But while he funded ZANU PF through the 1980s, he was also oiling apartheid South Africa, literally. One report, quoting SA government minutes from 1989, cites a note stating: “John Bredenkamp, who has acted confidentially for SA govt. before, offers oil [Casalee].”
He made money playing both sides many times. In 1991, British media reported that he was supplying arms to both sides in the Iraq-Iran war.
In 1998, when Zimbabwe intervened in the DRC war, Bredenkamp was there to make money. A 2002 UN report named Bredenkamp alongside Zimbabwean officials, among them Mnangagwa, who are said to have pillaged resources in the Congo.
When US and EU sanctions were placed on Zimbabwe, the government looked to his Rhodesia-era expertise to bust sanctions. The US Treasury described Bredenkamp as “a well-known Mugabe insider”.
Bredenkamp and 18 of his companies were blacklisted by the EU in 2009 for his “strong ties to the Government of Zimbabwe (and providing), financial and other support to the regime”.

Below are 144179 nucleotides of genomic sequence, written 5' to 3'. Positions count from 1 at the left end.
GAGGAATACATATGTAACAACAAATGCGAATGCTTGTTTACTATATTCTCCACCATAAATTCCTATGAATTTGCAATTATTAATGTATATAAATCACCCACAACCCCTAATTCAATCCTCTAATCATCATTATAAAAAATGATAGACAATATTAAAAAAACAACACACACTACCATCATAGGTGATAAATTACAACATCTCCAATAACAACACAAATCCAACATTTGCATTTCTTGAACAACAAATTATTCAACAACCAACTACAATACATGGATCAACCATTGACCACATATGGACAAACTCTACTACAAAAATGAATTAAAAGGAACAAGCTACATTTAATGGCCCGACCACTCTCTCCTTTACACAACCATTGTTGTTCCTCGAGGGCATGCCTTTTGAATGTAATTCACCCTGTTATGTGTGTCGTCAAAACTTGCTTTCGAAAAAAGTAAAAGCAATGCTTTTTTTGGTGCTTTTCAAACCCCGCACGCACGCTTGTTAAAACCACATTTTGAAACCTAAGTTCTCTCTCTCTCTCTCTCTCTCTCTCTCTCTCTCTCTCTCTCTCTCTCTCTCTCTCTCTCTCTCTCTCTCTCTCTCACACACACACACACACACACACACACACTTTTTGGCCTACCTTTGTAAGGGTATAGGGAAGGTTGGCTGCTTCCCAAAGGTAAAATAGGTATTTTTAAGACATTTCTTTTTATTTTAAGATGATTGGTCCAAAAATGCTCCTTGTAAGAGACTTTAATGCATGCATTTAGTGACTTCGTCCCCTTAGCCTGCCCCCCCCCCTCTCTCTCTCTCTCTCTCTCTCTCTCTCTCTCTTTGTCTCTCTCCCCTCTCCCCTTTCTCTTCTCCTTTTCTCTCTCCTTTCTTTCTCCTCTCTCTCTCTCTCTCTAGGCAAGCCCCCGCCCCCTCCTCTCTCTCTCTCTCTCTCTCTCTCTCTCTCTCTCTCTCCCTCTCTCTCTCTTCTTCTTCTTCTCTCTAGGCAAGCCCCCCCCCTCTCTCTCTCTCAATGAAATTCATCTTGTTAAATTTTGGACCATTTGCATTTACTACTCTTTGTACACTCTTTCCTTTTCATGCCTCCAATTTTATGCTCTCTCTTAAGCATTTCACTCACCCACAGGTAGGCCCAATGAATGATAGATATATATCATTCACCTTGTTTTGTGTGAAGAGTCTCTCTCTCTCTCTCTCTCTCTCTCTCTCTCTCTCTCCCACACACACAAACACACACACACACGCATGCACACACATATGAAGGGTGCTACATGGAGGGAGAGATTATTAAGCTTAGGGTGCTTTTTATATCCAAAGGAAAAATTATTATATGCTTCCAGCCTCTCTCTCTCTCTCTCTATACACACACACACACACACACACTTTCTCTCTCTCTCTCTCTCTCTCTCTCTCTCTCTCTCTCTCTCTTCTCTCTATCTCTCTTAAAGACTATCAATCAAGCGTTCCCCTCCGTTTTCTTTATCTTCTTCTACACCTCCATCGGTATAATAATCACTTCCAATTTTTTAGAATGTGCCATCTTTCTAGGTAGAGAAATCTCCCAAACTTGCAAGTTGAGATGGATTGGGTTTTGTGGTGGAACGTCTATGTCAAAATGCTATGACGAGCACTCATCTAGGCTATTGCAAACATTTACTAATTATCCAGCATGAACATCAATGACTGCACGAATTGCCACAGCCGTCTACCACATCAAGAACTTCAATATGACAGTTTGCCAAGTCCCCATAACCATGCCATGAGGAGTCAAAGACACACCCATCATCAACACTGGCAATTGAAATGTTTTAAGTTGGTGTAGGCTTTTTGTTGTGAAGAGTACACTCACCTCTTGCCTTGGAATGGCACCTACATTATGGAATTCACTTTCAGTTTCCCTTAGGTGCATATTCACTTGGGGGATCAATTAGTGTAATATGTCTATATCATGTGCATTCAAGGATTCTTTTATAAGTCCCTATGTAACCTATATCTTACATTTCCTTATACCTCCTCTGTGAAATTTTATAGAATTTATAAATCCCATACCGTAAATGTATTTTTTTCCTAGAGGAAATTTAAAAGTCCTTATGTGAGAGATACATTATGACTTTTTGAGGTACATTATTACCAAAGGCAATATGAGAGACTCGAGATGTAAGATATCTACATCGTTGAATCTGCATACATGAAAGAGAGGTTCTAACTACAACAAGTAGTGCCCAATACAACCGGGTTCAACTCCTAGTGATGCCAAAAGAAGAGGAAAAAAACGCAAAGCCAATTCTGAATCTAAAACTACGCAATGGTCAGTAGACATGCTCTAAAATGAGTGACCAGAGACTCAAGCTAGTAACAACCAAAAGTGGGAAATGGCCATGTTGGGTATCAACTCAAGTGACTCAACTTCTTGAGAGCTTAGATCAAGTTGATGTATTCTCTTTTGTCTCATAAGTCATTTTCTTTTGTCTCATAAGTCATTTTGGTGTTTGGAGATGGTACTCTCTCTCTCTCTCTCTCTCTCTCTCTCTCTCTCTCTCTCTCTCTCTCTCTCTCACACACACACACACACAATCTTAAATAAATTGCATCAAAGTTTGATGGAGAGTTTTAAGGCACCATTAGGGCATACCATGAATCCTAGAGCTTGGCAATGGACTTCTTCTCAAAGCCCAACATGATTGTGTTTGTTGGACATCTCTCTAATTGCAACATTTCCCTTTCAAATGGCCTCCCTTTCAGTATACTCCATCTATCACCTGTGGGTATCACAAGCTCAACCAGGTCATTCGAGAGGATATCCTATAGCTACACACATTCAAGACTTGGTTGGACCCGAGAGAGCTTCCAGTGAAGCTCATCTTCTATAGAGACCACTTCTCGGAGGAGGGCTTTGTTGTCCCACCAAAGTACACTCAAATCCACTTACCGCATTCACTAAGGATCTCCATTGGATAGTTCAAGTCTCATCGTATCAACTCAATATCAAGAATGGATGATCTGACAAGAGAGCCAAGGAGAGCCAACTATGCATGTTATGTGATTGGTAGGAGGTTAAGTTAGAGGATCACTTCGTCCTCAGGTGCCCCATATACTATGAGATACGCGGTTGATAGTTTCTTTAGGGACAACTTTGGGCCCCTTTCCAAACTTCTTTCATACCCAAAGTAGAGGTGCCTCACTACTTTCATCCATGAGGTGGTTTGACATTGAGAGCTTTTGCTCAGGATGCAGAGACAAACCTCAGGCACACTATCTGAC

It was alleged that Bredenkamp smuggled spare parts for Zimbabwe’s BAE Hawk jets early in 2002, against EU sanctions. But Bredenkamp denied this.
He told a reporter in 2000 that he had run arms for Rhodesia, but not for Zimbabwe: “Yes, I was requested by the government of the day (Rhodesia) to help source supplies and equipment for the beleaguered country, and yes, I did so. But no, for many years, I have not been involved in the arms business at all.”
EU sanctions on him were dropped in 2012. US sanctions remained.
Bredenkamp did not always have it easy with politicians. In 2000, Bredenkamp was allegedly involved in moves by Western governments and then UN chief Koffi Annan to pay Mugabe to leave office, Wikileaks cables later revealed.
It was perhaps his alliance with Mnangagwa that got him in some legal trouble. In 2004, he denied allegations that he had funded Mnangagwa’s failed campaign to become Vice President. Suspicion only grew when Mnangagwa’s daughter held a wedding at Borrowdale Brooke Golf Course, co-owned by Bredenkamp and his business associate, the golfer Nick Price.
In 2006, his Zimbabwe businesses were raided over accusations of tax evasion and using a foreign passport. The charges were later dropped.